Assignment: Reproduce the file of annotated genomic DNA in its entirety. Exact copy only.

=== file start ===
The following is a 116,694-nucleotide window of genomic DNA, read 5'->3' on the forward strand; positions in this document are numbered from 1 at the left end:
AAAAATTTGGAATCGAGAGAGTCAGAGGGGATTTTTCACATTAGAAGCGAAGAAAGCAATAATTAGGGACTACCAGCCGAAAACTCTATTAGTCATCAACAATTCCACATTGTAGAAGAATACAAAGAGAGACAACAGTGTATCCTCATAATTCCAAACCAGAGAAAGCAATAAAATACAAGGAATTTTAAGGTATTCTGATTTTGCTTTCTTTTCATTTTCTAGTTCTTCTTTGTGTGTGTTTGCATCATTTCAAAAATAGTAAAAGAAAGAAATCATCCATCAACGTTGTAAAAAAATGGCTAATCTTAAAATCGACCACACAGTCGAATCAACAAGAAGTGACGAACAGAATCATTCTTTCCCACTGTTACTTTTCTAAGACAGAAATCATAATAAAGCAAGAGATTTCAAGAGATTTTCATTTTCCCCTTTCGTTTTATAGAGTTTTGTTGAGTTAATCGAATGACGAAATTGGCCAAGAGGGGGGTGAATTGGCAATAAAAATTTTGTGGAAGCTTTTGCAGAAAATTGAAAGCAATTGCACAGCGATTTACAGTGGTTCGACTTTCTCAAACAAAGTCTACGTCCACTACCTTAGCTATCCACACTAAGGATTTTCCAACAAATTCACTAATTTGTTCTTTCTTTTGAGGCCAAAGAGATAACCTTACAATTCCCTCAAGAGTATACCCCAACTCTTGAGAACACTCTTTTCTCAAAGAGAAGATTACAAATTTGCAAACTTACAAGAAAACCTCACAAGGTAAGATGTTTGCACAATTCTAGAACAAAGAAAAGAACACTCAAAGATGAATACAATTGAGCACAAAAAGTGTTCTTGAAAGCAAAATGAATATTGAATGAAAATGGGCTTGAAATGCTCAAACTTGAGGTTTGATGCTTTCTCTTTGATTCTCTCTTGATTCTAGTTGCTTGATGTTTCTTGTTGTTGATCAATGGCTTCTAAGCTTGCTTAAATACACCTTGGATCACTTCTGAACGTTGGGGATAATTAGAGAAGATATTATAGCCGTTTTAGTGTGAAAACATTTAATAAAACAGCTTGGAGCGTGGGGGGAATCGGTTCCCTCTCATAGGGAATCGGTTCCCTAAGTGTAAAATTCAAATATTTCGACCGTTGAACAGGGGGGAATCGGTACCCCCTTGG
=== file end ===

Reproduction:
The following is a 116,694-nucleotide window of genomic DNA, read 5'->3' on the forward strand; positions in this document are numbered from 1 at the left end:
AAAAATTTGGAATCGAGAGAGTCAGAGGGGATTTTTCACATTAGAAGCGAAGAAAGCAATAATTAGGGACTACCAGCCGAAAACTCTATTAGTCATCAACAATTCCACATTGTAGAAGAATACAAAGAGAGACAACAGTGTATCCTCATAATTCCAAACCAGAGAAAGCAATAAAATACAAGGAATTTTAAGGTATTCTGATTTTGCTTTCTTTTCATTTTCTAGTTCTTCTTTGTGTGTGTTTGCATCATTTCAAAAATAGTAAAAGAAAGAAATCATCCATCAACGTTGTAAAAAAATGGCTAATCTTAAAATCGACCACACAGTCGAATCAACAAGAAGTGACGAACAGAATCATTCTTTCCCACTGTTACTTTTCTAAGACAGAAATCATAATAAAGCAAGAGATTTCAAGAGATTTTCATTTTCCCCTTTCGTTTTATAGAGTTTTGTTGAGTTAATCGAATGACGAAATTGGCCAAGAGGGGGGTGAATTGGCAATAAAAATTTTGTGGAAGCTTTTGCAGAAAATTGAAAGCAATTGCACAGCGATTTACAGTGGTTCGACTTTCTCAAACAAAGTCTACGTCCACTACCTTAGCTATCCACACTAAGGATTTTCCAACAAATTCACTAATTTGTTCTTTCTTTTGAGGCCAAAGAGATAACCTTACAATTCCCTCAAGAGTATACCCCAACTCTTGAGAACACTCTTTTCTCAAAGAGAAGATTACAAATTTGCAAACTTACAAGAAAACCTCACAAGGTAAGATGTTTGCACAATTCTAGAACAAAGAAAAGAACACTCAAAGATGAATACAATTGAGCACAAAAAGTGTTCTTGAAAGCAAAATGAATATTGAATGAAAATGGGCTTGAAATGCTCAAACTTGAGGTTTGATGCTTTCTCTTTGATTCTCTCTTGATTCTAGTTGCTTGATGTTTCTTGTTGTTGATCAATGGCTTCTAAGCTTGCTTAAATACACCTTGGATCACTTCTGAACGTTGGGGATAATTAGAGAAGATATTATAGCCGTTTTAGTGTGAAAACATTTAATAAAACAGCTTGGAGCGTGGGGGGAATCGGTTCCCTCTCATAGGGAATCGGTTCCCTAAGTGTAAAATTCAAATATTTCGACCGTTGAACAGGGGGGAATCGGTACCCCCTTGG